Concerned over classmate’s fate

Published 12:00 am Wednesday, September 14, 2005

This Labor Day weekend was a busy one for me. On Saturday I attended a football game at Norfolk State University; on Sunday I attended a morning worship service at my church, East End Baptist, and following that service a church picnic at Sleepy Hole Park, and on Monday I attended the wedding of a classmate in Chesapeake.

In between these activities I found time to drive to Chesapeake to visit my father in a nursing home. But no matter how busy I was, it was hard not to think of victims of Hurricane Katrina and the fate of a classmate and friend who is living in Mississippi 30 miles from Biloxi.

Grady Boykins and his wife Lenore were recently living in Midlothian,

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but moved to Mississippi about two months ago. Grady still has family here and ever since we graduated from the former Booker T. Washington High School in 1962, he has always kept in contact with me by phone and visited me many times when he came back to Suffolk. My class has really bonded more than we did in school since graduation and we are known to be the one class that has had more reunions than any other from our school.

On Tuesday Roland Wilson, another classmate, called me to ask if I had heard from Grady, which immediately caused me to realize that the call that I usually get about every two weeks had not come in about a month. I attributed this delay to the fact that he was busy moving. Then the realization also hit me that I may not ever hear from him again after seeing what the storm did to the area, causing me to experience a sudden panic.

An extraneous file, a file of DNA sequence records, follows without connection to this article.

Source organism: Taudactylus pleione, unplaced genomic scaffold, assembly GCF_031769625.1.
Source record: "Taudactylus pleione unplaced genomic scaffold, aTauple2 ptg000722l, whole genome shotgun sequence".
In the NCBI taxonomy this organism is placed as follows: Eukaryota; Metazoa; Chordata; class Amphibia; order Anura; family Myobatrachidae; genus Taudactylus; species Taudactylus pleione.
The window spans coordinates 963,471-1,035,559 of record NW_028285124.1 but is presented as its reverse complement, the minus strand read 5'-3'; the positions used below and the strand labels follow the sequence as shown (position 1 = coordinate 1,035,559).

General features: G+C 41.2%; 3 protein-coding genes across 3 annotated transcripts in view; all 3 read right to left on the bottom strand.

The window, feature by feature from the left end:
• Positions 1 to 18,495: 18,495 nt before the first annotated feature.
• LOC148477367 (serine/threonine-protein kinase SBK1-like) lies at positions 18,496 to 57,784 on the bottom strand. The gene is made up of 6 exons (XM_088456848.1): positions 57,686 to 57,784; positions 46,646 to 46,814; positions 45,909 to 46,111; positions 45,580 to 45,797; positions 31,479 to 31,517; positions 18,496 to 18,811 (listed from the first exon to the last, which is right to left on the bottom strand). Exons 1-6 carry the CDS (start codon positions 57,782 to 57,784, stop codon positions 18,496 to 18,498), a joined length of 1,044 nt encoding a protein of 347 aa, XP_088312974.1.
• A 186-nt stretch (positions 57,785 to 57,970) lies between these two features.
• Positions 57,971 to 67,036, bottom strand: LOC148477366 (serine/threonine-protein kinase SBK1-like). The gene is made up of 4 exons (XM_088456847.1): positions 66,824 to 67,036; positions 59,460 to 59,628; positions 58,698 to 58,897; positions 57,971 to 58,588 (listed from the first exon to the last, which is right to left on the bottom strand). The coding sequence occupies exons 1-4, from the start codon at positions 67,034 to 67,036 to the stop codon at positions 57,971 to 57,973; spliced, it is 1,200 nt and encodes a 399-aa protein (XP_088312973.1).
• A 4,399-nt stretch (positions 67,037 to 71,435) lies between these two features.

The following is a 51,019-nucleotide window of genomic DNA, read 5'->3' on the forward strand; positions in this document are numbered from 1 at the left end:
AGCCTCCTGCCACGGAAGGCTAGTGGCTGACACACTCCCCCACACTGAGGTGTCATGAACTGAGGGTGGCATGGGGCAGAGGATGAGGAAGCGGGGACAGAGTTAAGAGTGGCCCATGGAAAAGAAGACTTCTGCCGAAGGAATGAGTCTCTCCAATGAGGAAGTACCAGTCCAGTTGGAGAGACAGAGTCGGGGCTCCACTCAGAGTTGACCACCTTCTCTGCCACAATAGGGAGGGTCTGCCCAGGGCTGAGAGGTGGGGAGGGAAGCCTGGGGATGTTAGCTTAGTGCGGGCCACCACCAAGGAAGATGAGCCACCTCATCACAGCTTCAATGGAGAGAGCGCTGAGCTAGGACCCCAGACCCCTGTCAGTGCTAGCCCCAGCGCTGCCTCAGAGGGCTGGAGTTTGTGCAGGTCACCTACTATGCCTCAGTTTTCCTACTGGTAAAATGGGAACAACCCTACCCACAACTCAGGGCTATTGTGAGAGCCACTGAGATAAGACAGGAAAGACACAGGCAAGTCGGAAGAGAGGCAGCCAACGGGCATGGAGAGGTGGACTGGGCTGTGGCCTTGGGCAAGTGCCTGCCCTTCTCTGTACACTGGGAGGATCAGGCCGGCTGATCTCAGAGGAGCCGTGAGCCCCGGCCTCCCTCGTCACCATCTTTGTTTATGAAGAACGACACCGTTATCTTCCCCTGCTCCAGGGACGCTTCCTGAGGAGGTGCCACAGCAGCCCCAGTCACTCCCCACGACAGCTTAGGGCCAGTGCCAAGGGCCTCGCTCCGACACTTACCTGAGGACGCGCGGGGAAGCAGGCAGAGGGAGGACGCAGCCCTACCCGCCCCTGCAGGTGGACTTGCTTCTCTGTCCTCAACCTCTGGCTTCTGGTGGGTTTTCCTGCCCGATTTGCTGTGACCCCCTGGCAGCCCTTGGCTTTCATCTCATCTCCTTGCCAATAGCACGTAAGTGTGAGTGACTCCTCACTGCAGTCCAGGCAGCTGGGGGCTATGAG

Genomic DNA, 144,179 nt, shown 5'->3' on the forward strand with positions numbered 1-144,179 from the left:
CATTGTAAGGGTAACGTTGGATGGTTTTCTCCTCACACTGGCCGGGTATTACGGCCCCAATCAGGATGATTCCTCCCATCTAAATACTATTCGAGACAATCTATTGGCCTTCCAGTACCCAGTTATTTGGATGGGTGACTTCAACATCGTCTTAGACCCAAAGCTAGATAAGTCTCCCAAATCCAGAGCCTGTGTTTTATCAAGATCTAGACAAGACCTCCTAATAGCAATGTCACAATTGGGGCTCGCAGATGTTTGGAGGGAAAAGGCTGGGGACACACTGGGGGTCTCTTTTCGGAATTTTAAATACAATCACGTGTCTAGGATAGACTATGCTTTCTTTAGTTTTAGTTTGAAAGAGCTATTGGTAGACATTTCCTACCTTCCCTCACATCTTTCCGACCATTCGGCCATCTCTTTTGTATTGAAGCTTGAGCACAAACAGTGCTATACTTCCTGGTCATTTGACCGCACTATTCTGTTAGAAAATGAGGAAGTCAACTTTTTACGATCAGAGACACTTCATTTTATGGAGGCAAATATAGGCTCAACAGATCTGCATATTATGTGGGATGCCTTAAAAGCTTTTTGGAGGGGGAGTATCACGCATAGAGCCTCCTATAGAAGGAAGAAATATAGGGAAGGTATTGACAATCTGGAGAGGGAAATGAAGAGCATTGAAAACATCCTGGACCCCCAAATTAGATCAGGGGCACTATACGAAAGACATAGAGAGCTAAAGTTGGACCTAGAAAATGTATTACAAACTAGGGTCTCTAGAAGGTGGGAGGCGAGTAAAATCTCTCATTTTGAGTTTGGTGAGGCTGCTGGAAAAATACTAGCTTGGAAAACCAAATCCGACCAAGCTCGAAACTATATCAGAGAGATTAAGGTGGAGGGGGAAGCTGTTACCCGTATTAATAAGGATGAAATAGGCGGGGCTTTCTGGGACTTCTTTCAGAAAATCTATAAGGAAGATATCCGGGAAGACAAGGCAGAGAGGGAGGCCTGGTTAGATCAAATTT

I thought of another classmate, Ray Parker Jr., who once worked with Grady’s sister, Lucille Mondon, at Western Tidewater Community Services. He gave me her number and I talked with her on Friday afternoon. She then told me that she had talked with Grady and would tell him to contact me as soon as she got off work that evening at 5 p.m. However, the weekend went by and I never heard anything.

About 11:30 a.m. Monday morning Lucille called me again and apologized because she had left the telephone numbers that I had given her at work and my home phone is an unpublished number. She informed me that she had talked with two brothers who live in Texas and they were on their way to Mississippi to take money and gas to Grady and were going to try convince him to go back to Texas with them because Grady had told them that a tree had fallen into his home, leaving a large hole which caused it to be uninhabitable.

But the most important thing is that he and his wife are safe.

If there is any good thing to come out of this storm, it’s the fact that Americans and foreigners are coming together making tremendous effort to create comfortable living conditions for evacuees, proving to them that they are not alone.

Also, the hurricane season is still in progress until the end of November so we are not out of the woods. Realizing this, another good thing learned from this storm is that many of us will now take better precautions to heed messages to leave our homes in emergency hurricane situations. Many of us will also take the time before a storm to prepare hurricane kits so that we won’t be without necessities if we have to be evacuated for several days.

Evelyn Wall is a retired News-Herald reporter and regular columnist.